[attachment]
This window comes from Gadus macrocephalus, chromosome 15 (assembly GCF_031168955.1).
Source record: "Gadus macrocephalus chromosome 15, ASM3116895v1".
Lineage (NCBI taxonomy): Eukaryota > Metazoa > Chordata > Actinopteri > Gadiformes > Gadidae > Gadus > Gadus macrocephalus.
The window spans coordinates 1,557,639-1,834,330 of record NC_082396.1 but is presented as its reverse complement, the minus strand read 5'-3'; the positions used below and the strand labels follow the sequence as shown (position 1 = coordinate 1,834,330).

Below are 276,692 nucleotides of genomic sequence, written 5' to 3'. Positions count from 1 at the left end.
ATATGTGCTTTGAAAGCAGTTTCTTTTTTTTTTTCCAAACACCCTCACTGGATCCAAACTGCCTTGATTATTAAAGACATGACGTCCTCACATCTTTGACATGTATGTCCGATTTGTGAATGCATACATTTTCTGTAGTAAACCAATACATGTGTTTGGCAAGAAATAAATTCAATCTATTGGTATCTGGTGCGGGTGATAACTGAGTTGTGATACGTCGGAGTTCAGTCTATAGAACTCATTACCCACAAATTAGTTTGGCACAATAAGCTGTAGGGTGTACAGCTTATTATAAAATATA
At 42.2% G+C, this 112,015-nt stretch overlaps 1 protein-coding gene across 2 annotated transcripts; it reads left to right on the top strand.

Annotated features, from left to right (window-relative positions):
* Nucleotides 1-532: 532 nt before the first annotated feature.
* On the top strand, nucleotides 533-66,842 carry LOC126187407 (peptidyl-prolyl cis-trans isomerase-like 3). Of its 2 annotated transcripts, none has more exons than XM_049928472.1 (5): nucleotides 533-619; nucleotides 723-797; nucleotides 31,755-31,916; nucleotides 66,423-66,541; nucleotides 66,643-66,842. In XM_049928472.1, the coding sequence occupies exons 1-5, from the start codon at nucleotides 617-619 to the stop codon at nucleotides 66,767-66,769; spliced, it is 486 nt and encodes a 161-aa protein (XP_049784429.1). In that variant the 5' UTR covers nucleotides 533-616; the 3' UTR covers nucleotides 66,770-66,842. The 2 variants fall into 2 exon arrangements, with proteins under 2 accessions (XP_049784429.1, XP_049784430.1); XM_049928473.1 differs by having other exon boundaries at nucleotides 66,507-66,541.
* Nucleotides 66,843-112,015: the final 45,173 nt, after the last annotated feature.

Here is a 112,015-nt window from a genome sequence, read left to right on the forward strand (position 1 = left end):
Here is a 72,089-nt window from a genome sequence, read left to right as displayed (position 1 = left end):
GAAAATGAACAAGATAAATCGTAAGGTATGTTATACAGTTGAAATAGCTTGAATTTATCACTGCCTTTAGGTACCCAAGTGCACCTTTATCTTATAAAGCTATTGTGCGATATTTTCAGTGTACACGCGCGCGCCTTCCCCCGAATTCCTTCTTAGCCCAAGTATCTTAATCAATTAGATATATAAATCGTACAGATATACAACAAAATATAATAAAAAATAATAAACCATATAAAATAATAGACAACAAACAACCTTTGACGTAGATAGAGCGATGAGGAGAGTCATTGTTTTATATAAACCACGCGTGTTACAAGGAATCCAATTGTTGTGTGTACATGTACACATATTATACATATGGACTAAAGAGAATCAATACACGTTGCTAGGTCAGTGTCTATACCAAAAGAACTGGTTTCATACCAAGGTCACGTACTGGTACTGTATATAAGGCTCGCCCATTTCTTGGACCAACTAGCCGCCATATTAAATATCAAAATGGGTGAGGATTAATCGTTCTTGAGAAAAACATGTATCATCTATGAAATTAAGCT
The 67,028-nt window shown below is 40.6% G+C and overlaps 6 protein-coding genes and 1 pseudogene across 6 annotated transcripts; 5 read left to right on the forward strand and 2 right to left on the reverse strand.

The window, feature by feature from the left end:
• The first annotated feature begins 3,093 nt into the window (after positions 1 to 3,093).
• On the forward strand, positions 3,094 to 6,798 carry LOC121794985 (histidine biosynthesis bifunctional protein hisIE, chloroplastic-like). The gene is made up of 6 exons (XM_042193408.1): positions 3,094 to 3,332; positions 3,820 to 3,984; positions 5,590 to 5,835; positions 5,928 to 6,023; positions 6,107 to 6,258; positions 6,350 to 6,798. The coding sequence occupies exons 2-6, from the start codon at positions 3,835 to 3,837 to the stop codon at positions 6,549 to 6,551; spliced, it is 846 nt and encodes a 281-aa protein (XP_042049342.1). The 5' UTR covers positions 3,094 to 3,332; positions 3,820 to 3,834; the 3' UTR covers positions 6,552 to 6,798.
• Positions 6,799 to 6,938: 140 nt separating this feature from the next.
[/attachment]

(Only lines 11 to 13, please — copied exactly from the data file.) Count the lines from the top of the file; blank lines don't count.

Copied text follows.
* Nucleotides 66,843-112,015: the final 45,173 nt, after the last annotated feature.

Here is a 112,015-nt window from a genome sequence, read left to right on the forward strand (position 1 = left end):
Here is a 72,089-nt window from a genome sequence, read left to right as displayed (position 1 = left end):